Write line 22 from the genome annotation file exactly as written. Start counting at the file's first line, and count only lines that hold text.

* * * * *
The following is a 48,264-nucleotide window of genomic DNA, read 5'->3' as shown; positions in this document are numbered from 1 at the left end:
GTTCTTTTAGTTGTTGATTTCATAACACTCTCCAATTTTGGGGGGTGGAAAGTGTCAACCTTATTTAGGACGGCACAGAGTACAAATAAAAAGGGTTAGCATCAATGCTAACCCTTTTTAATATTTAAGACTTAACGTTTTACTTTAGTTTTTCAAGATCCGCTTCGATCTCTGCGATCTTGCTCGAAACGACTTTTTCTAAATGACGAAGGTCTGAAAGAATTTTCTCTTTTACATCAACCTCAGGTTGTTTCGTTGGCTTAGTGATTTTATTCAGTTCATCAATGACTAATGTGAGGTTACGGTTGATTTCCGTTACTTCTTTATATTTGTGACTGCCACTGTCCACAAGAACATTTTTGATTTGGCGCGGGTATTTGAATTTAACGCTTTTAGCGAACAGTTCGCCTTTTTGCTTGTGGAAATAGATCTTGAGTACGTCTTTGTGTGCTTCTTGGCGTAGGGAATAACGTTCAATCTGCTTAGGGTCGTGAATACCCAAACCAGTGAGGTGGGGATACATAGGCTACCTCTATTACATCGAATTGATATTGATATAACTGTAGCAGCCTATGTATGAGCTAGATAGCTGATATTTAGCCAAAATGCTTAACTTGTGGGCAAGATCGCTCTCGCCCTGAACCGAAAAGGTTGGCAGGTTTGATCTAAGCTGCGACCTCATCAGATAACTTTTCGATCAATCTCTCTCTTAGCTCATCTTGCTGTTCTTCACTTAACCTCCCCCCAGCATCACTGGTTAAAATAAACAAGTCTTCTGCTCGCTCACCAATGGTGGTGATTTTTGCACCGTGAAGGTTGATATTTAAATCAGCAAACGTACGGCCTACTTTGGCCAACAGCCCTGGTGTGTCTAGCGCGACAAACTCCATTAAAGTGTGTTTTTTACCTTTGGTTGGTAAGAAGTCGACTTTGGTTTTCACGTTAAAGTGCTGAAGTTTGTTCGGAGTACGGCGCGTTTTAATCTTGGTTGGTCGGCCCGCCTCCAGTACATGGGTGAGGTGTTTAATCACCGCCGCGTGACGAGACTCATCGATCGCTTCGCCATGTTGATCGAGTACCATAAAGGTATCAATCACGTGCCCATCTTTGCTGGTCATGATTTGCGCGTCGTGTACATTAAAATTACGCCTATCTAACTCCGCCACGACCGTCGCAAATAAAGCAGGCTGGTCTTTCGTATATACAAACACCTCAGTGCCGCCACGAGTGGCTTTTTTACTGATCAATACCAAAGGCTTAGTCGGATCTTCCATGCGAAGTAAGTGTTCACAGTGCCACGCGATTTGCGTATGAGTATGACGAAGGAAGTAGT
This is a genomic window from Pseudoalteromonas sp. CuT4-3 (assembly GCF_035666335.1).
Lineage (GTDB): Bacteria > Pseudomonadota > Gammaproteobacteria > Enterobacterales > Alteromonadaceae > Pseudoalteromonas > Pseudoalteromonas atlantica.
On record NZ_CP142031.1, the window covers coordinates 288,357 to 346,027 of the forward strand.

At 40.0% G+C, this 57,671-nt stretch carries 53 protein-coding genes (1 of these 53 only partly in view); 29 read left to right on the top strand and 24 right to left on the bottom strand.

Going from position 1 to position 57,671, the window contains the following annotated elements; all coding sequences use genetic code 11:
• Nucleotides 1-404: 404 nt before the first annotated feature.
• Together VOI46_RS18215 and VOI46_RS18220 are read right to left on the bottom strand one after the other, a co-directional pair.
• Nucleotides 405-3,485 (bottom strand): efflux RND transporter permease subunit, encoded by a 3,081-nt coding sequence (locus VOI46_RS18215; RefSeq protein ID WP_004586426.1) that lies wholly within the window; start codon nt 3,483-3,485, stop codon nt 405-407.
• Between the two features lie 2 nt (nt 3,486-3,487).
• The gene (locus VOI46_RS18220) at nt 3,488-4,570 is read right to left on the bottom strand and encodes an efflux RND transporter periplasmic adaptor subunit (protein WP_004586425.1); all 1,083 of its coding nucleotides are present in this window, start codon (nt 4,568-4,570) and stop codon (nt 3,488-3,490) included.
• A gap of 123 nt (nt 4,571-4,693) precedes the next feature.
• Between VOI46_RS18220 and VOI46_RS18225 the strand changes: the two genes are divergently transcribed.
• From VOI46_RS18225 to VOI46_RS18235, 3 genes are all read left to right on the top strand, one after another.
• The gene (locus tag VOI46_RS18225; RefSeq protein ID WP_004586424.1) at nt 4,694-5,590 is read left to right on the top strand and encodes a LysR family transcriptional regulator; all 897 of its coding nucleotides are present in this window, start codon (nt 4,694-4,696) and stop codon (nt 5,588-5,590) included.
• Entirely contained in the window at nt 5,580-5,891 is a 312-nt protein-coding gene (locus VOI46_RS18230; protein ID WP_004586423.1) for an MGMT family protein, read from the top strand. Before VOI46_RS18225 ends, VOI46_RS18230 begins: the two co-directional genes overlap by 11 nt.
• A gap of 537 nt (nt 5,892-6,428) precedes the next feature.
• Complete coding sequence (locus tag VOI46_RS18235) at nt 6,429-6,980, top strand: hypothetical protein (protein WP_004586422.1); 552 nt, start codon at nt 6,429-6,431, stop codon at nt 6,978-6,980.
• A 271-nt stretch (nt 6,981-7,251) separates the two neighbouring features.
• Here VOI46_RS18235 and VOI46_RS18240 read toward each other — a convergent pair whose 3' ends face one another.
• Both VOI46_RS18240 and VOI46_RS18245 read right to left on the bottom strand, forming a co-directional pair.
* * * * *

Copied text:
• Both VOI46_RS18240 and VOI46_RS18245 read right to left on the bottom strand, forming a co-directional pair.